A second reason to test for cotton content is the use you have in mind for the fabric. 100% cotton is great for apparel and home décor. You can use it for anything that doesn’t require stretching. If you need fabric for something like activewear, or swimwear, you need to make sure it isn’t 100% cotton because it will be unsuitable for that use.
Knowing how to care for the fabric is another reason to test for cotton content. Most fabrics have different care instructions. 100% cotton can withstand a certain amount of heat. Polycotton can’t. Before you start ironing your cotton shirt on the highest setting, you need to make sure it’s cotton and not a synthetic blend.
If sustainability and being environmentally friendly are important to you, using 100% cotton can help ensure you reduce your carbon footprint. Synthetic fibers are made from petroleum by-products, a bit like plastics. Unlike cotton, they are not biodegradable and can be difficult to dispose of.
How to Tell if Fabric Is 100% Cotton With the Burn Test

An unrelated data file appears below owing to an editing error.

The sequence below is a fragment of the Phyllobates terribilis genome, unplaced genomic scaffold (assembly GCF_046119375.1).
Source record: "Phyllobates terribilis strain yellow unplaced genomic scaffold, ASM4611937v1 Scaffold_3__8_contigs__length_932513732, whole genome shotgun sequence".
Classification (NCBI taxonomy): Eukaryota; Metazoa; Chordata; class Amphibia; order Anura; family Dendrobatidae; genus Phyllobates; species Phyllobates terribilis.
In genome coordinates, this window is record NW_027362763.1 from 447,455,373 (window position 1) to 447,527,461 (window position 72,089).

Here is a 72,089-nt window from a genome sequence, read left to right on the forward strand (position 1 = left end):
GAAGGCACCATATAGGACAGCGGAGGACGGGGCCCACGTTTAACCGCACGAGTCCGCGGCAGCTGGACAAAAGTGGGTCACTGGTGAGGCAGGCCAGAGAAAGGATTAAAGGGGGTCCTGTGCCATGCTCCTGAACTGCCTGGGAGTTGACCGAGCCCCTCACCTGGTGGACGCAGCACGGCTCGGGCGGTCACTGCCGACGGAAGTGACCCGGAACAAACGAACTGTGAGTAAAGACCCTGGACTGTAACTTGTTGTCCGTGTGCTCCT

One of the easiest ways to test for 100% cotton is with the burn test. It sounds a little drastic but is quite effective in helping to identify natural fiber content. If the garment has a tag, check to see if it lists the fiber content before resorting to snipping bits out of your clothing.
Step 1: Cut a small piece of the fabric from an unnoticeable area.
Step 2: Set fire to it.
Step 3: Pay attention to the color of the smoke and how the fabric burns.
Step 4: Check the color of the ashes left behind.
100% cotton will burn without shrinking away from the flame. It will emit a similar smell to paper or wood burning and leave grayish ash behind.
Polyester blends will show signs of melting as the synthetic content reacts to the heat. Wool and silk will both shrink away from the flame. Wool gives off a strong smell of burning hair, while silk can smell like burning meat.
The one main drawback with the burn test is most natural, plant-based fibers behave the same way as cotton. Flax, jute, and hemp all have similar characteristics and will give the same results.
It may be necessary to use the burn test in conjunction with other methods to identify cotton content. This includes using sight and touch.
How to Tell if Fabric Is Cotton Without Burning [by Touching]
Cotton, especially 100% cotton, can be quite stiff. This is particularly true when it comes to quilting cotton, medium-weight cotton known for its firmness. The stiffness makes it easy to crease and hold a fold line.
Even if you press with your fingers, it’s enough to mark the fabric. Although the fabric usually softens after washing, it will still be easily creased. This is true for all kinds of cotton, from summer weights through to the heavy winter weights.